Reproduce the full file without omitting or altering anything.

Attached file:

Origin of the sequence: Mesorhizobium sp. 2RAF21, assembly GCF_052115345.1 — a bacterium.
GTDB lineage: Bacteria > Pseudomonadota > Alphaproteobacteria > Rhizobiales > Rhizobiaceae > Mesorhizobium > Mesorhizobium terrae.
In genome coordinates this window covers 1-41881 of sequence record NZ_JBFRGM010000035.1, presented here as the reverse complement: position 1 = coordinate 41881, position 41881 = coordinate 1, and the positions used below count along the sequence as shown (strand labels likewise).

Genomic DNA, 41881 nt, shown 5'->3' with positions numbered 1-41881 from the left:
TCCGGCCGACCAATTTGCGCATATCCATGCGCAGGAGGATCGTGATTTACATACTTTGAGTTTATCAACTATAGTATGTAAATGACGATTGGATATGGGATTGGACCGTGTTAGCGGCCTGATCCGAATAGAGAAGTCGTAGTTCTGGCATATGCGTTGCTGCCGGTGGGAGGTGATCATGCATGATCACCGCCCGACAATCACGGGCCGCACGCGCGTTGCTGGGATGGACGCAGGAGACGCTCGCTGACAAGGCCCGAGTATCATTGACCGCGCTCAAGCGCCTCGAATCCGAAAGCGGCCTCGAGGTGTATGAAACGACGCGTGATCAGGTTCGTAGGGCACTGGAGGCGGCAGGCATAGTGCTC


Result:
Origin of the sequence: Mesorhizobium sp. 2RAF21, assembly GCF_052115345.1 — a bacterium.
GTDB lineage: Bacteria > Pseudomonadota > Alphaproteobacteria > Rhizobiales > Rhizobiaceae > Mesorhizobium > Mesorhizobium terrae.
In genome coordinates this window covers 1-41881 of sequence record NZ_JBFRGM010000035.1, presented here as the reverse complement: position 1 = coordinate 41881, position 41881 = coordinate 1, and the positions used below count along the sequence as shown (strand labels likewise).

Genomic DNA, 41881 nt, shown 5'->3' with positions numbered 1-41881 from the left:
TCCGGCCGACCAATTTGCGCATATCCATGCGCAGGAGGATCGTGATTTACATACTTTGAGTTTATCAACTATAGTATGTAAATGACGATTGGATATGGGATTGGACCGTGTTAGCGGCCTGATCCGAATAGAGAAGTCGTAGTTCTGGCATATGCGTTGCTGCCGGTGGGAGGTGATCATGCATGATCACCGCCCGACAATCACGGGCCGCACGCGCGTTGCTGGGATGGACGCAGGAGACGCTCGCTGACAAGGCCCGAGTATCATTGACCGCGCTCAAGCGCCTCGAATCCGAAAGCGGCCTCGAGGTGTATGAAACGACGCGTGATCAGGTTCGTAGGGCACTGGAGGCGGCAGGCATAGTGCTC